Bill Belichick reportedly became enamored with Marte Mapu during the pre-draft process. After taking a deep dive into the Patriots draft pick’s college film, it’s easy to see why.
Mapu, whom New England selected in the third round (76th overall) of the 2023 NFL Draft, is a long, fast, hard-hitting, playmaking linebacker/safety with the versatility to play multiple positions and the football IQ that Belichick covets.
The former Sacramento State standout will need to answer some important questions as he begins his pro career, and it’s unclear exactly how he’ll fit into a Patriots defense that already featured a handful of hybrid defensive backs. But he has the potential to add an intriguing new dimension to that group while also being a factor on special teams.
WHAT’S HIS POSITION?
Sacramento State listed Mapu — the Defensive Player of the Year in the Big Sky Conference last season — as a nickel back. What did that position entail? Seemingly, a little bit of everything.
Take a look at these four screenshots:
All four of those plays were from the same drive in a win over Montana last October, illustrating how multifaceted Mapu’s role was for the Hornets. He played all over the field, lining up as a slot defender, deep safety, strong safety, overhang linebacker and edge rusher defending on the defensive play call and opponent’s personnel.
The Patriots announced Mapu as a linebacker at the draft and list him as such on their online roster. The 23-year-old said in his introductory conference call that his position was “to be determined,” and Belichick didn’t offer any hints, saying Mapu’s responsibilities “might change from week to week dependent on our opponent and what we’re playing in the defense and so forth.”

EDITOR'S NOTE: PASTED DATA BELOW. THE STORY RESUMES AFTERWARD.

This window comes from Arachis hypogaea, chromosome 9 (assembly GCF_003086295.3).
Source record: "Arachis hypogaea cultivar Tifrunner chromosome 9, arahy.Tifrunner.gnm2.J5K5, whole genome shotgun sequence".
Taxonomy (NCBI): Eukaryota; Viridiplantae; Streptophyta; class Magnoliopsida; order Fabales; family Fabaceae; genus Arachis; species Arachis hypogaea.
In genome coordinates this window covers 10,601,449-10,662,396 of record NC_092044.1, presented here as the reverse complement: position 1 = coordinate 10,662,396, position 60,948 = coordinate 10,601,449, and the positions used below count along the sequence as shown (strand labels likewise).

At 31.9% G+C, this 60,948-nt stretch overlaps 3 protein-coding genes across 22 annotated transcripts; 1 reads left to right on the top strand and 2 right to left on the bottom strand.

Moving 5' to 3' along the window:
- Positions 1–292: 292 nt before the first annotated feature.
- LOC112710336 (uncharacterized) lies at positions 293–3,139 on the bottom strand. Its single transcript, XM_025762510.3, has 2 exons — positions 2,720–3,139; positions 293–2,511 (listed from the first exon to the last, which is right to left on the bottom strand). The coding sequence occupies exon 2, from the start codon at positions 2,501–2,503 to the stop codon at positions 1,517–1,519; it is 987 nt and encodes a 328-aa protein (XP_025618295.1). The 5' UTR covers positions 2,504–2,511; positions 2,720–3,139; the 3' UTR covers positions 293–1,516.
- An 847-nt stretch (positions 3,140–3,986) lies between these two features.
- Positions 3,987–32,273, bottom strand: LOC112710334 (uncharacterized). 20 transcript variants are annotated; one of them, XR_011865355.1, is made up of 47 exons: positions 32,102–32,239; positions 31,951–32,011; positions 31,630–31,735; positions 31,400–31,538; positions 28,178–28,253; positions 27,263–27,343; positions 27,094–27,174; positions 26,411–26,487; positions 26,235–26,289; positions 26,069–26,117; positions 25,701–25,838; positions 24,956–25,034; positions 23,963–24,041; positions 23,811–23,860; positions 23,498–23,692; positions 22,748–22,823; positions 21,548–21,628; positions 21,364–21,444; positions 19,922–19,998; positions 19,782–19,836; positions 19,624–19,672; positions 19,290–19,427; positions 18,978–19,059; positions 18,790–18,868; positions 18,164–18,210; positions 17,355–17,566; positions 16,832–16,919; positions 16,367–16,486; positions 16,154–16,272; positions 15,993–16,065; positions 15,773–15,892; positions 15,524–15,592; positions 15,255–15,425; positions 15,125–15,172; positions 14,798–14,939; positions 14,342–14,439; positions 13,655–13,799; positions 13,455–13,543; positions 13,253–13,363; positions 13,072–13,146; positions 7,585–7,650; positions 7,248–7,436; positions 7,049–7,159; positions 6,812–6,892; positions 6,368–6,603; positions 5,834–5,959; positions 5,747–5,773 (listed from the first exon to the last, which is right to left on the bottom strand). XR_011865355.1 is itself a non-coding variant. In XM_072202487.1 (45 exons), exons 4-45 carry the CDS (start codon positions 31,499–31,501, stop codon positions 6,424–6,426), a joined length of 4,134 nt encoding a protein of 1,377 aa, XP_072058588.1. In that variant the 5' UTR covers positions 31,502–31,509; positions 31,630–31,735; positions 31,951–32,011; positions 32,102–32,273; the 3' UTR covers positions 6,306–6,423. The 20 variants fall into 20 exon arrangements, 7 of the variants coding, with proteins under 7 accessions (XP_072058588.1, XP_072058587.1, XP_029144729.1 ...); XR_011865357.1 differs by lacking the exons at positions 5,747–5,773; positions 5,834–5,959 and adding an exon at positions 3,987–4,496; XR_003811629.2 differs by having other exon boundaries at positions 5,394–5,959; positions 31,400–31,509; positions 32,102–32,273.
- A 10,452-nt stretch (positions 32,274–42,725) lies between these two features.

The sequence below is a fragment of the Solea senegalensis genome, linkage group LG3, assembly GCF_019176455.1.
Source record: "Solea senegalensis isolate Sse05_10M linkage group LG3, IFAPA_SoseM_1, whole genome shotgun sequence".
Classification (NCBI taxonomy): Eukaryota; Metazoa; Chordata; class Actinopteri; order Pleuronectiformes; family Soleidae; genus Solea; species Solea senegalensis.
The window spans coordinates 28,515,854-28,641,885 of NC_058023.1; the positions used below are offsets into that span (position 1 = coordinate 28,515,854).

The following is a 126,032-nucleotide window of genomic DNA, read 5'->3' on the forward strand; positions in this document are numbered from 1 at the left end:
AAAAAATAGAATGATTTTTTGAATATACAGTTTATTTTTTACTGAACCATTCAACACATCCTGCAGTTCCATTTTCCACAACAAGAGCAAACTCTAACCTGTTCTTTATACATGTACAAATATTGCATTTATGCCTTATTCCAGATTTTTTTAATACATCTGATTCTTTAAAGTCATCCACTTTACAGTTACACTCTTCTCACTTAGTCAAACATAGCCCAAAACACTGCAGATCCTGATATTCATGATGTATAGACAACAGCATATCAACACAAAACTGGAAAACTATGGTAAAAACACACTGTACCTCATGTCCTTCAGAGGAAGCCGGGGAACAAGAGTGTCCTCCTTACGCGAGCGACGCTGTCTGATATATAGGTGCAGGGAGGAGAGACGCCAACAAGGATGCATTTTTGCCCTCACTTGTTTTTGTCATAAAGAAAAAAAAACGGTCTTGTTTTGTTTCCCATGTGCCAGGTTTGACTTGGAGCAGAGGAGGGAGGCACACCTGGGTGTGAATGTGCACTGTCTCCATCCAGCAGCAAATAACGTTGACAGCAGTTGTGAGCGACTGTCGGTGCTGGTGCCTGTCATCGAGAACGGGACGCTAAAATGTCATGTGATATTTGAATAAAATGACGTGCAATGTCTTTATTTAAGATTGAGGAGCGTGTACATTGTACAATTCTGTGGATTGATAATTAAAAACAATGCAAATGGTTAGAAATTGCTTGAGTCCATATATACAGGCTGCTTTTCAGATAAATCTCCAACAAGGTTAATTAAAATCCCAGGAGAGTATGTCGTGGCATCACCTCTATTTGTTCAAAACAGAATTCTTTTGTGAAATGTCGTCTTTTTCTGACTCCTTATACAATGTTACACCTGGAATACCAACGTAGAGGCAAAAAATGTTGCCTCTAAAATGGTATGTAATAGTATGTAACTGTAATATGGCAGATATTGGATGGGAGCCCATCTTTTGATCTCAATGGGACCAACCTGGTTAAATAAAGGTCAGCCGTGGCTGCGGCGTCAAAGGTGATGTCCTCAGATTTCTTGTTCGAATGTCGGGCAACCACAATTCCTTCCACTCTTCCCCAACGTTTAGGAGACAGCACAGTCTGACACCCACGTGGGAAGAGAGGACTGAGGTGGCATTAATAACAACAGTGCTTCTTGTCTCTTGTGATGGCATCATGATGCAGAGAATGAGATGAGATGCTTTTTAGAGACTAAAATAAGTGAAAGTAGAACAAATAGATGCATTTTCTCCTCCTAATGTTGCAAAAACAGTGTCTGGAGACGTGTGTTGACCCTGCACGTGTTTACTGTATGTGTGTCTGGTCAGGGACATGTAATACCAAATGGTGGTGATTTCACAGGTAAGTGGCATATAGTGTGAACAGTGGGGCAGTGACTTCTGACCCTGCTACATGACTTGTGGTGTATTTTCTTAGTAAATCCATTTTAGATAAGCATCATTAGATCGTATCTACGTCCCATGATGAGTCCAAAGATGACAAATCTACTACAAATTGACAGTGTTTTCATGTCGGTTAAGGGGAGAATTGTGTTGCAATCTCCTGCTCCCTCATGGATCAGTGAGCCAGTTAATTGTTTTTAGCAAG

We’ll know more once the Patriots begin organized team activities next week. Will Mapu practice with the DBs, as safety/linebacker hybrids Kyle Dugger, Adrian Phillips and Jabrill Peppers do? Or will he work with the ‘backers? If it’s the latter, then Mapu would be by far the lightest player in that position group.
Mapu measured in at 6-foot-3, 221 pounds at his pre-draft pro day, and New England lists him at 6-3, 216. Every other Patriots linebacker is listed at least 235 pounds, and most are over 240. Belichick has long favored bigger, more physical ‘backers over the smaller, more athletic types that have become increasingly popular around the NFL in recent years, so making that Mapu’s primary position would signal a notable shift in philosophy.
STRENGTHS AND WEAKNESSES
Mapu wasn’t invited to the NFL Scouting Combine, and a torn pectoral muscle prevented him from working out at his pro day, so we don’t have a full picture of his athletic profile. But his speed, power and explosiveness are plain to see on film. He can zero on a ball carrier from 15 yards away, close that distance in a hurry and finish with a violent, pad-rattling hit.
Mapu also uses that power to attack blockers as a downhill run defender, like he did on this third-and-short against Montana:
In coverage, Mapu’s football savvy shows up in his knack for positioning himself in a quarterback’s passing lanes. His 33 1/2-inch arms — the second-longest of any safety or off-ball linebacker drafted this year — also are an asset in that area.